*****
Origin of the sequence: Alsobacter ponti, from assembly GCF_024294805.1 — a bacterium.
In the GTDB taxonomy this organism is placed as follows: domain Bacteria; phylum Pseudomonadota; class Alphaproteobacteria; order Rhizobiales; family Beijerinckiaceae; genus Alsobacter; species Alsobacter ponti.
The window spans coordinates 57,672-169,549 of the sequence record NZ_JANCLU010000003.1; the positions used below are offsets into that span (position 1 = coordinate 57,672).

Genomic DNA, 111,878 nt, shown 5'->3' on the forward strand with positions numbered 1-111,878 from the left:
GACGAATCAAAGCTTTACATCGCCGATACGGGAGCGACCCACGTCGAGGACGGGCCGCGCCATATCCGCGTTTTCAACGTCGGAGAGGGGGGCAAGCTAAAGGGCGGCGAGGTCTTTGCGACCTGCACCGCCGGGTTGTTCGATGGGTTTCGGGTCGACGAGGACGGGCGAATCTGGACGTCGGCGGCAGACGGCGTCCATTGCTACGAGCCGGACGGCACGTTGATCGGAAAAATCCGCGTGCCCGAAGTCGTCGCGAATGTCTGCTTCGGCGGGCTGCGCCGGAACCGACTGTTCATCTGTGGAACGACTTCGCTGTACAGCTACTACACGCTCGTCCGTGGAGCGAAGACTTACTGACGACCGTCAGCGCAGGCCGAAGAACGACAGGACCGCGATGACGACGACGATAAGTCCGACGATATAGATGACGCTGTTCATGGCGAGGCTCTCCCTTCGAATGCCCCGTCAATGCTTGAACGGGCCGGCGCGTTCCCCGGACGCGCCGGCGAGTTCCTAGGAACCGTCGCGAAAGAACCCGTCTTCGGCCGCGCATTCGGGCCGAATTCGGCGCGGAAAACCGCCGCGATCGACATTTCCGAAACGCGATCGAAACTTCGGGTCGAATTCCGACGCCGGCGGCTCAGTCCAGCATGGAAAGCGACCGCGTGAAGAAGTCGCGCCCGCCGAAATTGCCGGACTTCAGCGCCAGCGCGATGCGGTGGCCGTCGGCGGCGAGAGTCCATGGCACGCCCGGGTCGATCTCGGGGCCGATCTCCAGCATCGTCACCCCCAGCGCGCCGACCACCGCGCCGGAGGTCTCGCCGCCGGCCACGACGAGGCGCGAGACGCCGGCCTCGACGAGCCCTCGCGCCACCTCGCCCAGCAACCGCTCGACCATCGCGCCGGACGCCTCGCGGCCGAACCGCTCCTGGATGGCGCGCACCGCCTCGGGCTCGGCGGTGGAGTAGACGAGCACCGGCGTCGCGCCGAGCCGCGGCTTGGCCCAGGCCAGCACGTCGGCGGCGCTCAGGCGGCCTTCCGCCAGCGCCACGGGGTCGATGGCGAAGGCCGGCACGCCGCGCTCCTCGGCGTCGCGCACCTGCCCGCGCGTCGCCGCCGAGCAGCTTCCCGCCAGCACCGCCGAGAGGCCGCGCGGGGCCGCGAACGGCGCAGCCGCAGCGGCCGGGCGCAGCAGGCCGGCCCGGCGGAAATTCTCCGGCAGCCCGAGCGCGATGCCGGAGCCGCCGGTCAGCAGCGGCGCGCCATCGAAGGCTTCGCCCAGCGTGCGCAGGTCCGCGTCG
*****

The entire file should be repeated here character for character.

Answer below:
Origin of the sequence: Alsobacter ponti, from assembly GCF_024294805.1 — a bacterium.
In the GTDB taxonomy this organism is placed as follows: domain Bacteria; phylum Pseudomonadota; class Alphaproteobacteria; order Rhizobiales; family Beijerinckiaceae; genus Alsobacter; species Alsobacter ponti.
The window spans coordinates 57,672-169,549 of the sequence record NZ_JANCLU010000003.1; the positions used below are offsets into that span (position 1 = coordinate 57,672).

Genomic DNA, 111,878 nt, shown 5'->3' on the forward strand with positions numbered 1-111,878 from the left:
GACGAATCAAAGCTTTACATCGCCGATACGGGAGCGACCCACGTCGAGGACGGGCCGCGCCATATCCGCGTTTTCAACGTCGGAGAGGGGGGCAAGCTAAAGGGCGGCGAGGTCTTTGCGACCTGCACCGCCGGGTTGTTCGATGGGTTTCGGGTCGACGAGGACGGGCGAATCTGGACGTCGGCGGCAGACGGCGTCCATTGCTACGAGCCGGACGGCACGTTGATCGGAAAAATCCGCGTGCCCGAAGTCGTCGCGAATGTCTGCTTCGGCGGGCTGCGCCGGAACCGACTGTTCATCTGTGGAACGACTTCGCTGTACAGCTACTACACGCTCGTCCGTGGAGCGAAGACTTACTGACGACCGTCAGCGCAGGCCGAAGAACGACAGGACCGCGATGACGACGACGATAAGTCCGACGATATAGATGACGCTGTTCATGGCGAGGCTCTCCCTTCGAATGCCCCGTCAATGCTTGAACGGGCCGGCGCGTTCCCCGGACGCGCCGGCGAGTTCCTAGGAACCGTCGCGAAAGAACCCGTCTTCGGCCGCGCATTCGGGCCGAATTCGGCGCGGAAAACCGCCGCGATCGACATTTCCGAAACGCGATCGAAACTTCGGGTCGAATTCCGACGCCGGCGGCTCAGTCCAGCATGGAAAGCGACCGCGTGAAGAAGTCGCGCCCGCCGAAATTGCCGGACTTCAGCGCCAGCGCGATGCGGTGGCCGTCGGCGGCGAGAGTCCATGGCACGCCCGGGTCGATCTCGGGGCCGATCTCCAGCATCGTCACCCCCAGCGCGCCGACCACCGCGCCGGAGGTCTCGCCGCCGGCCACGACGAGGCGCGAGACGCCGGCCTCGACGAGCCCTCGCGCCACCTCGCCCAGCAACCGCTCGACCATCGCGCCGGACGCCTCGCGGCCGAACCGCTCCTGGATGGCGCGCACCGCCTCGGGCTCGGCGGTGGAGTAGACGAGCACCGGCGTCGCGCCGAGCCGCGGCTTGGCCCAGGCCAGCACGTCGGCGGCGCTCAGGCGGCCTTCCGCCAGCGCCACGGGGTCGATGGCGAAGGCCGGCACGCCGCGCTCCTCGGCGTCGCGCACCTGCCCGCGCGTCGCCGCCGAGCAGCTTCCCGCCAGCACCGCCGAGAGGCCGCGCGGGGCCGCGAACGGCGCAGCCGCAGCGGCCGGGCGCAGCAGGCCGGCCCGGCGGAAATTCTCCGGCAGCCCGAGCGCGATGCCGGAGCCGCCGGTCAGCAGCGGCGCGCCATCGAAGGCTTCGCCCAGCGTGCGCAGGTCCGCGTCG